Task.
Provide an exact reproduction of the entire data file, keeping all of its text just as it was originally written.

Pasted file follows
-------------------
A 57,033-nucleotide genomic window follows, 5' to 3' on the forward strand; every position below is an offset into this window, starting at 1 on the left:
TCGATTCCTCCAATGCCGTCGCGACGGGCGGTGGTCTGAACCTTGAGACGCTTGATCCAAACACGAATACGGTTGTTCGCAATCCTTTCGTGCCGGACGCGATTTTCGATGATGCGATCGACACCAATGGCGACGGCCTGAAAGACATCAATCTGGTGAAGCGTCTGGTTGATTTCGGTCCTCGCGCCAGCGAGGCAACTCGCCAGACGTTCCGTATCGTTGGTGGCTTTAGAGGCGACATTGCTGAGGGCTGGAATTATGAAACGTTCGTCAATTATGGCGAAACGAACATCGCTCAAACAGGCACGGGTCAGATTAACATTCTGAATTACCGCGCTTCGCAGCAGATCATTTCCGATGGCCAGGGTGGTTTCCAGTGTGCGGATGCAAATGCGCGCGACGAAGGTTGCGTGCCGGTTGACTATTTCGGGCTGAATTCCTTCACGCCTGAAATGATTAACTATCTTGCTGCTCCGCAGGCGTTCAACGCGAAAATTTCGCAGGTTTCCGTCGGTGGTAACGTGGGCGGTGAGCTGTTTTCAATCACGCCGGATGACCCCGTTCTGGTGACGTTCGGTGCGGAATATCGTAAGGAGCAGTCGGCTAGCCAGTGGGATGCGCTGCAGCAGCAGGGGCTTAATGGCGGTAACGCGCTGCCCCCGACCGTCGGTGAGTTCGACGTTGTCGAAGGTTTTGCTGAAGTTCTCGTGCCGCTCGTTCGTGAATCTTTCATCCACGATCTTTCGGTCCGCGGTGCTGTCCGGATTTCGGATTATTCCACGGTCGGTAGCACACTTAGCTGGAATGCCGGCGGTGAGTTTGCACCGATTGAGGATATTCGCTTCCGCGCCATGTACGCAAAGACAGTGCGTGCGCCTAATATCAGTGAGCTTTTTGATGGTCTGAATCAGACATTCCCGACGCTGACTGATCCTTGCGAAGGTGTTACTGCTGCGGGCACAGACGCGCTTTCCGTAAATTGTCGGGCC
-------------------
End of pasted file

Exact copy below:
A 57,033-nucleotide genomic window follows, 5' to 3' on the forward strand; every position below is an offset into this window, starting at 1 on the left:
TCGATTCCTCCAATGCCGTCGCGACGGGCGGTGGTCTGAACCTTGAGACGCTTGATCCAAACACGAATACGGTTGTTCGCAATCCTTTCGTGCCGGACGCGATTTTCGATGATGCGATCGACACCAATGGCGACGGCCTGAAAGACATCAATCTGGTGAAGCGTCTGGTTGATTTCGGTCCTCGCGCCAGCGAGGCAACTCGCCAGACGTTCCGTATCGTTGGTGGCTTTAGAGGCGACATTGCTGAGGGCTGGAATTATGAAACGTTCGTCAATTATGGCGAAACGAACATCGCTCAAACAGGCACGGGTCAGATTAACATTCTGAATTACCGCGCTTCGCAGCAGATCATTTCCGATGGCCAGGGTGGTTTCCAGTGTGCGGATGCAAATGCGCGCGACGAAGGTTGCGTGCCGGTTGACTATTTCGGGCTGAATTCCTTCACGCCTGAAATGATTAACTATCTTGCTGCTCCGCAGGCGTTCAACGCGAAAATTTCGCAGGTTTCCGTCGGTGGTAACGTGGGCGGTGAGCTGTTTTCAATCACGCCGGATGACCCCGTTCTGGTGACGTTCGGTGCGGAATATCGTAAGGAGCAGTCGGCTAGCCAGTGGGATGCGCTGCAGCAGCAGGGGCTTAATGGCGGTAACGCGCTGCCCCCGACCGTCGGTGAGTTCGACGTTGTCGAAGGTTTTGCTGAAGTTCTCGTGCCGCTCGTTCGTGAATCTTTCATCCACGATCTTTCGGTCCGCGGTGCTGTCCGGATTTCGGATTATTCCACGGTCGGTAGCACACTTAGCTGGAATGCCGGCGGTGAGTTTGCACCGATTGAGGATATTCGCTTCCGCGCCATGTACGCAAAGACAGTGCGTGCGCCTAATATCAGTGAGCTTTTTGATGGTCTGAATCAGACATTCCCGACGCTGACTGATCCTTGCGAAGGTGTTACTGCTGCGGGCACAGACGCGCTTTCCGTAAATTGTCGGGCC